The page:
As a result of the newly ratified contract between General Motors and the United Auto Workers, GM has sold its Lordstown, Ohio Plant. The plant was sold to Lordstown Motors Corporation, an electric truck maker owned by the Workhorse Group. Mike Colias reports that, “the electric-truck startup plans to use union labor,” which is great news for the UAW (WSJ). However, as I have previously blogged about, “battery-powered vehicles require far fewer parts and are less complex to assemble,” which means fewer workers are required (WSJ). According to Al Root, “GM … will keep an equity stake in products that emerge from the old plant,” (Barron’s). These terms benefit both parties, as GM will now have a larger footprint in the electric pickup truck industry and, “having GM on board means Workhorse will have to raise less money,” to purchase and use the factory (Barron’s).
The sale is yet another sign of GM’s awareness of the coming switch to electric vehicles. Mike Colias reports that the company, “said the sale … could help the area become a hub for electric-vehicle manufacturing,” (WSJ). Not wanting to miss out on the action, “GM has also said it will invest in a nearby factory that will make battery cells for electric vehicles,” (WSJ). As mentioned earlier, GM is retaining an equity stake in the products produced at the factory, in exchange, “for providing the truck start up with intellectual property,” (Barron’s). Trucks are some of the company’s most profitable products, and, “all the investments and internal development in electric trucks appear designed to keep that true in the future – no matter which EV start-up gains traction in the marketplace,” (Barron’s).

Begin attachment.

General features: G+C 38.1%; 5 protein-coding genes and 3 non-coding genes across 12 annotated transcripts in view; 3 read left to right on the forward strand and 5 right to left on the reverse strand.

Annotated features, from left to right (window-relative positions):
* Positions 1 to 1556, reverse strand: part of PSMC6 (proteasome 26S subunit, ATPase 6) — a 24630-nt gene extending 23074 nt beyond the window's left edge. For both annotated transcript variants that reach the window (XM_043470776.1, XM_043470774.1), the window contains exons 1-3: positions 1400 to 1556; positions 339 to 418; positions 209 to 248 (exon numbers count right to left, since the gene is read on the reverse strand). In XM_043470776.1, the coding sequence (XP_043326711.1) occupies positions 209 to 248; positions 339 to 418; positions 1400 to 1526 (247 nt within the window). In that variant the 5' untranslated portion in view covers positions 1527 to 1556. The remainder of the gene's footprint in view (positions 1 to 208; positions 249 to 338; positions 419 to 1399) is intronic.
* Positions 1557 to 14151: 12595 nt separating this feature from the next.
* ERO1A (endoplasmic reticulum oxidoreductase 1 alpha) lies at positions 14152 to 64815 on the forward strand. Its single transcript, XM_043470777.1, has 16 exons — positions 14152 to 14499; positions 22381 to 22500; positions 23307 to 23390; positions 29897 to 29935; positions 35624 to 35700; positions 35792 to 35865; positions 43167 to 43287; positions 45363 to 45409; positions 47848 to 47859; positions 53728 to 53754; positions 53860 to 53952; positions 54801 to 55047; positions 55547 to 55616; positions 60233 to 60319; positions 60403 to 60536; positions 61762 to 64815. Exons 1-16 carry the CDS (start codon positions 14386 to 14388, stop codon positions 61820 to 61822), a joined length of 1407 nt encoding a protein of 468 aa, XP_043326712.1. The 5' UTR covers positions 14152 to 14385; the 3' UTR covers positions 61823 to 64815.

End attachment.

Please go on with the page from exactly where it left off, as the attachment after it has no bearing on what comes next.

General Motors decided to close the plant around one year ago, a decision which received sharp criticism from President Trump at the time. On Twitter, he wrote, “General Motors must get their Lordstown, Ohio, plant open, maybe in a different form or with a new owner, FAST!” (Twitter). After the announcement that GM was in talks to sell the factory, “the news was lauded by President Trump,” (WSJ). Although my predictions that he might intervene in the strike never materialized, he will likely have more thoughts on the changing auto industry in the coming weeks and months.